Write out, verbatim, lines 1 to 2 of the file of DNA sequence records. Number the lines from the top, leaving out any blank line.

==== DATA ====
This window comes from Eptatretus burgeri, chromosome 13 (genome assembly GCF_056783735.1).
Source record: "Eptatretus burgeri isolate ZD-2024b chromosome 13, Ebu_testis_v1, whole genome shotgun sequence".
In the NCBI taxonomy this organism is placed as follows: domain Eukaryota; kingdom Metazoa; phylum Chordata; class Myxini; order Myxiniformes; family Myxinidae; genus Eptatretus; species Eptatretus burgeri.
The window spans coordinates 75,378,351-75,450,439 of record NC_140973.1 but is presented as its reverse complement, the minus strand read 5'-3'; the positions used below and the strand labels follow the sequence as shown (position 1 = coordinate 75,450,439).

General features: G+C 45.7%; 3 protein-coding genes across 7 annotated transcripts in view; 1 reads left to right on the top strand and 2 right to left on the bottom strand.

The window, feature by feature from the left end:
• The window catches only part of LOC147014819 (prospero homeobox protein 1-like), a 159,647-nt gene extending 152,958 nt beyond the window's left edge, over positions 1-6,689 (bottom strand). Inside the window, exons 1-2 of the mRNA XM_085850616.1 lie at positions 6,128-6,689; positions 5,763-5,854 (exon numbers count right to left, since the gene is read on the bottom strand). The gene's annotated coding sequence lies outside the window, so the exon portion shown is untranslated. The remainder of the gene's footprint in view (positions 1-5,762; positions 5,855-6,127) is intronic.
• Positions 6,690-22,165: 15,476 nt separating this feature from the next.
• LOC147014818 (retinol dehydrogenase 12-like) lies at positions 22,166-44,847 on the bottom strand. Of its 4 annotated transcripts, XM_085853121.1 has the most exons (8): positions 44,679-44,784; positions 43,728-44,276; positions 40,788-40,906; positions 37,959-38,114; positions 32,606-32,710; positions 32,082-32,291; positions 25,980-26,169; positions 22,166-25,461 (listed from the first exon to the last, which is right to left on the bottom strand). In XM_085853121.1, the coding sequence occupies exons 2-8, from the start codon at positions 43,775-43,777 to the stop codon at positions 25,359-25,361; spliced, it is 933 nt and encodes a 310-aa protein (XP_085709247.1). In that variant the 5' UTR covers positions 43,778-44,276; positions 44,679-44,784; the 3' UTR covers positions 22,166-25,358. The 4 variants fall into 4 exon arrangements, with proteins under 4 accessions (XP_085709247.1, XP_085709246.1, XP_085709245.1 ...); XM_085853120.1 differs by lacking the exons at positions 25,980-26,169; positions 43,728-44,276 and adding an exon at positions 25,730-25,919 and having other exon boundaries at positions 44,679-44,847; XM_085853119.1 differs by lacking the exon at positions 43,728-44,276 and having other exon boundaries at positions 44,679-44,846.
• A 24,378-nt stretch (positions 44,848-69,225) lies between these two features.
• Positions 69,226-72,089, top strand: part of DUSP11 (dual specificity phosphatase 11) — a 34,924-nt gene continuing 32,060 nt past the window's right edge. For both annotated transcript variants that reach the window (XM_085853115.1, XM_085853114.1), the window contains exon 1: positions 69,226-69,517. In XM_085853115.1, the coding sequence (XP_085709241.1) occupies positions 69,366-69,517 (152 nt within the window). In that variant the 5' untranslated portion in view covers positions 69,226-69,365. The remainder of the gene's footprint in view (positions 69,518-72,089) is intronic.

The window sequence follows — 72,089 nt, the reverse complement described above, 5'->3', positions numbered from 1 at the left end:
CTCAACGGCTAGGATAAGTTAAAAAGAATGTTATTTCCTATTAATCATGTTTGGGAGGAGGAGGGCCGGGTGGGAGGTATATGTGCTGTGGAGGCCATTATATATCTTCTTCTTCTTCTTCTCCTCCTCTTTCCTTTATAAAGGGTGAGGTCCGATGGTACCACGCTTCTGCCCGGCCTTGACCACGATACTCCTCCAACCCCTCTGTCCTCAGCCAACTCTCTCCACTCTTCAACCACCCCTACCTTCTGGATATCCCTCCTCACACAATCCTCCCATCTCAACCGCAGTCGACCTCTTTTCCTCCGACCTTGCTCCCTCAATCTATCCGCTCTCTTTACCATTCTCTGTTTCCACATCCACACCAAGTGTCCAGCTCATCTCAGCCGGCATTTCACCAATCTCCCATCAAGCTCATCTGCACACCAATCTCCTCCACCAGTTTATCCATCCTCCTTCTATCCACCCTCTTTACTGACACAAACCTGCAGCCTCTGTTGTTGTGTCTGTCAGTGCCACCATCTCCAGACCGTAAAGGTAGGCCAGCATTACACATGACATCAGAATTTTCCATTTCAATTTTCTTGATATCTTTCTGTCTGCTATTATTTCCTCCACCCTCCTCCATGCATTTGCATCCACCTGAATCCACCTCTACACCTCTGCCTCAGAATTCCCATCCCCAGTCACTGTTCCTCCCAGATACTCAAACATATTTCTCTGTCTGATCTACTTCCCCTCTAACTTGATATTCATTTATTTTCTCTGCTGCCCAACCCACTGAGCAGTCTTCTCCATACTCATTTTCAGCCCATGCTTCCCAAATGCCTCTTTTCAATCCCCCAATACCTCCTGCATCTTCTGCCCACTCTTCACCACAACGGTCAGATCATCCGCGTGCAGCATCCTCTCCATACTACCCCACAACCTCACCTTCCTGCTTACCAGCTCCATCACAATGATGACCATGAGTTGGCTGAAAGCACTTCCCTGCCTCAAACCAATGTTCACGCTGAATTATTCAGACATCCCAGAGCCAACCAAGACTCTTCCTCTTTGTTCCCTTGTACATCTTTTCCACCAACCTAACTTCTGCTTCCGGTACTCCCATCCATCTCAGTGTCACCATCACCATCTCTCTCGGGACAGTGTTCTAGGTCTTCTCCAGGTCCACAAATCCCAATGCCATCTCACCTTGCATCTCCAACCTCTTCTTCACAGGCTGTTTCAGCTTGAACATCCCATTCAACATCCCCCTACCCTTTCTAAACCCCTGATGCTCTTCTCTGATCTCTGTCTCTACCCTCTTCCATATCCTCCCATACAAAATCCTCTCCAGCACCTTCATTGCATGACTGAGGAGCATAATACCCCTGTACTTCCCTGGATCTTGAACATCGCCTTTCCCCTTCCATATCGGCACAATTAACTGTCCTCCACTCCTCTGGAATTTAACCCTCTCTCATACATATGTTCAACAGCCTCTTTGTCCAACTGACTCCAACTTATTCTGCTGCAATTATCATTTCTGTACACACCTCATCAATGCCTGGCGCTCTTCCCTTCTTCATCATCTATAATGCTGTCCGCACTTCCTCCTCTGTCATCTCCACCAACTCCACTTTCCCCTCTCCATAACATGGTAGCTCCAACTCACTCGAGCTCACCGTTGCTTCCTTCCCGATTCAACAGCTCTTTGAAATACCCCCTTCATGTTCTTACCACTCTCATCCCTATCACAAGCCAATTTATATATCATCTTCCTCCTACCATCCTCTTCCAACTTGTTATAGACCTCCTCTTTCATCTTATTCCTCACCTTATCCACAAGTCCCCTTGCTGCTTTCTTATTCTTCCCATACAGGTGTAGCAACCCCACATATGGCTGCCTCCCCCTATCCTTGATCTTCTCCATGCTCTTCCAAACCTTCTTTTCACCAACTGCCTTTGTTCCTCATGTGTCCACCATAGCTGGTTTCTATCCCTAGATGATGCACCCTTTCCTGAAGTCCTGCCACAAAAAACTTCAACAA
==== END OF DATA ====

This window comes from Eptatretus burgeri, chromosome 13 (genome assembly GCF_056783735.1).
Source record: "Eptatretus burgeri isolate ZD-2024b chromosome 13, Ebu_testis_v1, whole genome shotgun sequence".